As a result of industry pushback, Facebook quietly dropped its plan to halt delivery of device-level data for mobile apps advertisers on its platform.
In an April report, eMarketer estimates global mobile ad spend will exceed $100 billion in 2016. The shift to mobile devices is fueling expansive growth and profit for many sectors of the industry, especially social networks and mobile apps. Smartphones and their native applications have helped generate a surplus of first-party data over the past several years and the battles over who owns what data have only just begun.
Back in June I wrote an article about the ‘ugly truth’ behind Facebook’s announcement to stop Mobile Measurement Partners (MMPs) from providing device-level data on consumers who download apps back to the advertiser. At the time, it was my belief that this new policy was an underhanded move to shift app marketers towards Facebook products; ultimately giving them access to an fire hose of (new) first party user data and possibly overstepping many app privacy policies.
Facebook’s proposed plan to shift data funneling, described by many publishers as a “land grab”, could be broken down like this:
- Facebook would stop allowing MMPs to share device-level ID information with clients. Facebook stated, “What’s at the crux of this is people-based measurement.” Instead, advertisers and publishers would receive ad-level information, without being able to identify and retarget consumers. The loss of data would make it difficult to calculate ROI or Lifetime Value (LTV)—a big hit to advertisers on Facebook. MMPs like Fiksu noted, “The change is that we will no longer be able to share the actual device IDs—IDFAs or Android Advertising Identifiers—attributed to Facebook with our clients.”
- To counter this loss of data, Facebook suggested it would help advertisers calculate their ROI and LTV in exchange for receiving potentially proprietary data on customers who buy apps—even apps that have nothing to do with Facebook. This requirement opened the door for greater data collection opportunities for Facebook. Stated one game publisher representative, “Facebook is like the NSA.”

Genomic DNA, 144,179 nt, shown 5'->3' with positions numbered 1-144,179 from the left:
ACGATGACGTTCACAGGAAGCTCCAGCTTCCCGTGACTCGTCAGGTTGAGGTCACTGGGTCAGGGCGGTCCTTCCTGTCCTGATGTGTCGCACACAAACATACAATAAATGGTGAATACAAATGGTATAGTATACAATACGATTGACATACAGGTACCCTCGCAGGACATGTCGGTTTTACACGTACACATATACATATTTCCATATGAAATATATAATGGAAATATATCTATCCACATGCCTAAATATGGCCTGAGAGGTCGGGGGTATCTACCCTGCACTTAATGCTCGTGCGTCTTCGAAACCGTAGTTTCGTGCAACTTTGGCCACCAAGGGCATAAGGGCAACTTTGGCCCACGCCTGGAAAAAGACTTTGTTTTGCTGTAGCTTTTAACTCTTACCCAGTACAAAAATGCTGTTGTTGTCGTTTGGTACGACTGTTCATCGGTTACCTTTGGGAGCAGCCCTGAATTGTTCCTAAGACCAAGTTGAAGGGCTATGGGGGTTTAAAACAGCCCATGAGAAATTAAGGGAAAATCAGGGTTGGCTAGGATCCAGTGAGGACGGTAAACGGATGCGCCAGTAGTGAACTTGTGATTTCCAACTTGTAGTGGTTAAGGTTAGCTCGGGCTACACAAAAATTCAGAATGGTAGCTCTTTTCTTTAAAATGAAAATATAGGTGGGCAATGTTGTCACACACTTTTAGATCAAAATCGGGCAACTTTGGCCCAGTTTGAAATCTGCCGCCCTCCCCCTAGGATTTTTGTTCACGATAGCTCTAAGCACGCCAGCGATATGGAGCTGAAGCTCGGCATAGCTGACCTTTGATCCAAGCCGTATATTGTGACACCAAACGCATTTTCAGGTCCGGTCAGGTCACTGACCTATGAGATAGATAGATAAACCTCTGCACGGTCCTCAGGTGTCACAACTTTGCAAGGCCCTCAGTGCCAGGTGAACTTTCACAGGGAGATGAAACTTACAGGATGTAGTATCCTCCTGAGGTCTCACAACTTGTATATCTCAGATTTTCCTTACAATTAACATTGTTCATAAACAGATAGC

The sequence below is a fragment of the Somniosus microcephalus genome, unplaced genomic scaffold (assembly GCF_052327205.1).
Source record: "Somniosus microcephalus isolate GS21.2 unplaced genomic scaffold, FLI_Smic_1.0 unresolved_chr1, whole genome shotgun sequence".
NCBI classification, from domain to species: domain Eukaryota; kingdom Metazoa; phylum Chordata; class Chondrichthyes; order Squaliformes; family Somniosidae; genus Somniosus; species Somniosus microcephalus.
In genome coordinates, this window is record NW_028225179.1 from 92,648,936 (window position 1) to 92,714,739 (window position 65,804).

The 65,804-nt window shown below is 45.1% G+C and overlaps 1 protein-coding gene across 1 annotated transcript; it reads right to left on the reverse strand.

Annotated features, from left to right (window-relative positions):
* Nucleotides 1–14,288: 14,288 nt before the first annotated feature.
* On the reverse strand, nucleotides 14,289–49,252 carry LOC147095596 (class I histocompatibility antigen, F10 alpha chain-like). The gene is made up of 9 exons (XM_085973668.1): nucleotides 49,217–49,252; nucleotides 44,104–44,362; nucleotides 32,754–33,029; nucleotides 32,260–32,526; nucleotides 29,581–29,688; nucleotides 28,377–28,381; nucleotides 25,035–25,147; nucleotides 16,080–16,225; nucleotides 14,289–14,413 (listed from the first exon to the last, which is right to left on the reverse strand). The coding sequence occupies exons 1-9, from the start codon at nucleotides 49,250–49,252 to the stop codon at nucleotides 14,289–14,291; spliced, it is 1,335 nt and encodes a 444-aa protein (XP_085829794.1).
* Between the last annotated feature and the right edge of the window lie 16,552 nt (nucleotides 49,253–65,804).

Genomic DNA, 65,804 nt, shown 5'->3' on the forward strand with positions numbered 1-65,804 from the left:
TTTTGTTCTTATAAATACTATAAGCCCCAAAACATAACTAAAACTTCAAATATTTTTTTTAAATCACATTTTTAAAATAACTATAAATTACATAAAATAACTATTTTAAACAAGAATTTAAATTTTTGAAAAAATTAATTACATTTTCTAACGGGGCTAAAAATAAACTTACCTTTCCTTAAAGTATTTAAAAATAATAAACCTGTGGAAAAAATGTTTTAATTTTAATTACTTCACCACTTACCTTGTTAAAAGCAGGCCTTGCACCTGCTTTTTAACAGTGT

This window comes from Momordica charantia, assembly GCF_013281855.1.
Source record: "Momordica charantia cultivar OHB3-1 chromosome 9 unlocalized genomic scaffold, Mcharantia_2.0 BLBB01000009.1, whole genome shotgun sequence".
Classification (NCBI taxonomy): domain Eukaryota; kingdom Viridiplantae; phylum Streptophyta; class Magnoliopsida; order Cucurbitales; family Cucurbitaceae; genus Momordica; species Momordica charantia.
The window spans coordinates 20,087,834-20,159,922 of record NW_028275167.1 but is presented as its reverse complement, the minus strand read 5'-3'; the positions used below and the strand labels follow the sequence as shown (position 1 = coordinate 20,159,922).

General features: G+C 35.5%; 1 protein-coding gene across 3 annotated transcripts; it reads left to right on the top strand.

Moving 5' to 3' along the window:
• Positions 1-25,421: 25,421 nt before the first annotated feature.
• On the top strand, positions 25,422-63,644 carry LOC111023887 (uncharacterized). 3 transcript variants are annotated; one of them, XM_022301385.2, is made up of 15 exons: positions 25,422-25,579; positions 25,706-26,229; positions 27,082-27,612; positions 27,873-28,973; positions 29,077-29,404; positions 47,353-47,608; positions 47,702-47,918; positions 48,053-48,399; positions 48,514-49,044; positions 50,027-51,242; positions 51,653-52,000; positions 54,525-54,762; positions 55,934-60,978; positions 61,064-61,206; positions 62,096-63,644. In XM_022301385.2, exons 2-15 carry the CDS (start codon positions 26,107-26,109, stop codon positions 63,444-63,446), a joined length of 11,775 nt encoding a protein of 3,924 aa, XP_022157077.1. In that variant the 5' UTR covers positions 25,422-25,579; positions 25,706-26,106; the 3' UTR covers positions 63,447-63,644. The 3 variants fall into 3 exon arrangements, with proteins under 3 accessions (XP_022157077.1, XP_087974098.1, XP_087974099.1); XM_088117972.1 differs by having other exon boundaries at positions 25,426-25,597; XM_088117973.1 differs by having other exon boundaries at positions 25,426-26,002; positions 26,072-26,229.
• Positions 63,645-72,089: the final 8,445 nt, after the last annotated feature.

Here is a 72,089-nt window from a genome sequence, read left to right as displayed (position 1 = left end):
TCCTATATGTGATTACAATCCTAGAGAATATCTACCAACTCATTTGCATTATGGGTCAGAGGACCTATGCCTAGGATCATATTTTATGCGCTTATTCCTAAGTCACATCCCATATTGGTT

As reported on SocialTimes, Facebook explained the change to clients in an email stating:
“People use multiple devices and are constantly switching between them throughout the day. This activity is becoming more prevalent, with Facebook now accessed the most through mobile devices. As the trend continues, we believe people-based measurement—focusing on audiences instead of devices—is the foundation for determining advertising effectiveness across all of digital. As a result, we are changing reporting for mobile app ads to make them consistent with the rest of Facebook ads.”
Backlash alters Facebook plans—for now
After an initial backlash by app developers and marketers, Facebook moved its implementation date to November 4, 2015. Under further criticism, Facebook dropped the plan altogether.
While Facebook’s plan to strip out device-level data did not make a big hit in mainstream media, Facebook could have been concerned about further sensitizing consumers to privacy invasion. At least one media outlet reported a complaint registered with Apple citing consumer privacy issues.
Without acknowledging that concern, Facebook dropped its plan, and reiterated its belief about people verses device-level data, stating, “We want advertisers to evaluate Facebook ads based on how well they’re achieving business objectives. We advise our advertisers to apply people-based measurement solutions so they can determine when they’re reaching multiple people, not just multiple devices.”
It seems clear that Facebook expected to alter its mobile metrics and boost data collection without serious opposition. This episode is a powerful illustration of why brand marketers must continue pushing publishers to deliver opportunities and solutions—instead of explanations and excuses.
As giants and start-ups jockey for a piece of the unchecked growth of mobile, specifically as it relates to privacy and data, it is almost certain that this issue will rise again.
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